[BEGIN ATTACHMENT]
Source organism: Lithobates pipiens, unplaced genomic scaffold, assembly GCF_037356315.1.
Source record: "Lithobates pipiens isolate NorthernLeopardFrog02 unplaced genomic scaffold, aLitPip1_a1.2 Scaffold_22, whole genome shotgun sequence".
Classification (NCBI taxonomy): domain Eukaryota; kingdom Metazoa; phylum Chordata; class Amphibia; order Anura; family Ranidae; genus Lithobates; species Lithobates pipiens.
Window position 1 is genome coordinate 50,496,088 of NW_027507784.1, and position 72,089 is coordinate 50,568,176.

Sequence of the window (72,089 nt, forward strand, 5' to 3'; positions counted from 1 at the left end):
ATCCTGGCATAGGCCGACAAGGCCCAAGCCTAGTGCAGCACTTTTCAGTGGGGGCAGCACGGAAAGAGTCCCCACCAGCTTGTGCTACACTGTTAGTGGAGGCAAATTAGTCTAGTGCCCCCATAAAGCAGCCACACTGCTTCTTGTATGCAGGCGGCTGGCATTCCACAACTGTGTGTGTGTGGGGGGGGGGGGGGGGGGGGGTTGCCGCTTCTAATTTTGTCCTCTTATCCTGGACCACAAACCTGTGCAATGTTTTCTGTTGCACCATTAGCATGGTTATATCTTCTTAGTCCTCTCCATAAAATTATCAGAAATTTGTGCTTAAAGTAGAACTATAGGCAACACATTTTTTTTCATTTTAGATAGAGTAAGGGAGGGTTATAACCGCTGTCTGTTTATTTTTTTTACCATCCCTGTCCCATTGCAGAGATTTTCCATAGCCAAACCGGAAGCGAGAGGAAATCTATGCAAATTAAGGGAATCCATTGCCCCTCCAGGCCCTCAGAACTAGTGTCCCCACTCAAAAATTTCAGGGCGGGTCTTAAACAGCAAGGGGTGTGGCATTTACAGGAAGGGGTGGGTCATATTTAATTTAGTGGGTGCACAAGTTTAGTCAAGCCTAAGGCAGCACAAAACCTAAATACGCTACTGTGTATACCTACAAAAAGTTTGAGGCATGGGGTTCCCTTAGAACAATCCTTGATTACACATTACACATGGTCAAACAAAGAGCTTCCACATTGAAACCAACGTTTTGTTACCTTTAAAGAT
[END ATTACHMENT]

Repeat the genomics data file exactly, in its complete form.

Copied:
Source organism: Lithobates pipiens, unplaced genomic scaffold, assembly GCF_037356315.1.
Source record: "Lithobates pipiens isolate NorthernLeopardFrog02 unplaced genomic scaffold, aLitPip1_a1.2 Scaffold_22, whole genome shotgun sequence".
Classification (NCBI taxonomy): domain Eukaryota; kingdom Metazoa; phylum Chordata; class Amphibia; order Anura; family Ranidae; genus Lithobates; species Lithobates pipiens.
Window position 1 is genome coordinate 50,496,088 of NW_027507784.1, and position 72,089 is coordinate 50,568,176.

Sequence of the window (72,089 nt, forward strand, 5' to 3'; positions counted from 1 at the left end):
ATCCTGGCATAGGCCGACAAGGCCCAAGCCTAGTGCAGCACTTTTCAGTGGGGGCAGCACGGAAAGAGTCCCCACCAGCTTGTGCTACACTGTTAGTGGAGGCAAATTAGTCTAGTGCCCCCATAAAGCAGCCACACTGCTTCTTGTATGCAGGCGGCTGGCATTCCACAACTGTGTGTGTGTGGGGGGGGGGGGGGGGGGGGGTTGCCGCTTCTAATTTTGTCCTCTTATCCTGGACCACAAACCTGTGCAATGTTTTCTGTTGCACCATTAGCATGGTTATATCTTCTTAGTCCTCTCCATAAAATTATCAGAAATTTGTGCTTAAAGTAGAACTATAGGCAACACATTTTTTTTCATTTTAGATAGAGTAAGGGAGGGTTATAACCGCTGTCTGTTTATTTTTTTTACCATCCCTGTCCCATTGCAGAGATTTTCCATAGCCAAACCGGAAGCGAGAGGAAATCTATGCAAATTAAGGGAATCCATTGCCCCTCCAGGCCCTCAGAACTAGTGTCCCCACTCAAAAATTTCAGGGCGGGTCTTAAACAGCAAGGGGTGTGGCATTTACAGGAAGGGGTGGGTCATATTTAATTTAGTGGGTGCACAAGTTTAGTCAAGCCTAAGGCAGCACAAAACCTAAATACGCTACTGTGTATACCTACAAAAAGTTTGAGGCATGGGGTTCCCTTAGAACAATCCTTGATTACACATTACACATGGTCAAACAAAGAGCTTCCACATTGAAACCAACGTTTTGTTACCTTTAAAGAT